The 'amida consists of nineteen blessings, or short prayers which end with a blessing. The first blessing of the Amida is called "Abot", which literally means "fathers", in allusion to our ancestors or founding fathers, Abraham, Yitshaq and Ya'aqob. This blessing belongs to the first section of the 'amida: "Praise". Our first prayer to God, before we ask anything from him, consists in praising Him for protecting us, the Jewish people.
We affirm that HaShem watched over Abraham, Ytshaq and Ya'aqob. We also describe with three words what we can grasp of God's protective powers. We say that God is Great, Powerful, and Awe-Inspiring (=Gadol, Gibbor, Nora), there is no power beyond His control (el-'elion). HaShem uses these powers with kindness (gomel hasadim tobim) to guard us, and ensure our continuity.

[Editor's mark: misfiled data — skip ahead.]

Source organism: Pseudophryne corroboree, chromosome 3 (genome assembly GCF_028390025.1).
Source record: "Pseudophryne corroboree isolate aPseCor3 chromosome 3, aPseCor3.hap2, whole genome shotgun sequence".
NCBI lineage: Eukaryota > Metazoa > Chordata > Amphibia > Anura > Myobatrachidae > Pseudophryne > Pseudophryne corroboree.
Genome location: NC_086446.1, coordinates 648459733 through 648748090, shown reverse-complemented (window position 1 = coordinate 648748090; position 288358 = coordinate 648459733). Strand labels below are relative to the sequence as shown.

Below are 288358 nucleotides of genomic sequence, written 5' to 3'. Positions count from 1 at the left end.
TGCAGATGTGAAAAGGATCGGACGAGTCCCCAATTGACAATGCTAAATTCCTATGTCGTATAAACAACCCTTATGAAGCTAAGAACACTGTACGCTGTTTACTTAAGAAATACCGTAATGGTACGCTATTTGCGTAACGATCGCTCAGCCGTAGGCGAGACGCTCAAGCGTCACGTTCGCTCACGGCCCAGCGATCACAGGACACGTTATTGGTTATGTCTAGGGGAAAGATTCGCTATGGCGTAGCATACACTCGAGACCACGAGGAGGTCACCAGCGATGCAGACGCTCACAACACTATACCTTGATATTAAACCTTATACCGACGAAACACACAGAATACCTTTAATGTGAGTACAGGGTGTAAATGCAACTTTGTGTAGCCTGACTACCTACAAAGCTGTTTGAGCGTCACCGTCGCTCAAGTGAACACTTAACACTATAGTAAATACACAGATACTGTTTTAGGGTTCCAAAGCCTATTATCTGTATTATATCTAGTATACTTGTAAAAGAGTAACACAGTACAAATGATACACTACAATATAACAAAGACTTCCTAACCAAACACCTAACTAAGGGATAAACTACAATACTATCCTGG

We state that because of the merit of our ancestors (zokher hasde abot), God grants us His present protection and our future redemption (umebi go-el).
We also affirm that God promised (lema'an shemo) our ancestors that He will never allow the Jewish people to disappear. He will never abandon us because He loves us (beahaba). See Deut 7:7.
God protected us even before we became a nation. When we were just the family of Abraham or an incipient tribe. Then, we were extremely vulnerable. In this berakha we are not asking God for protection. We are also not declaring that God will protect every Jew just by virtue of being a Jew. God's protection of the individual is not the subject of this blessing. We claim that God guaranteed our survival as the People of Israel, and we praise Him for delivering that, for keeping us alive as a nation, against all odds.
Finally we state that God is our King (melekh). HaShem is a special King. He is not a king who demands His subjects to serve him for his own sake, but a King who cares about His subjects: us. A King ready to help (ozer) when we request His assistance. A King who rescues when we are in trouble (moshia'). A King who shields us (magen) from perils, dangers and hazards, which we are not even aware of.
We finalize this prayer by blessing (=acknowledging) God for enabling the survival of the Jewish people, since the times of Abraham Abinu (magen Abraham).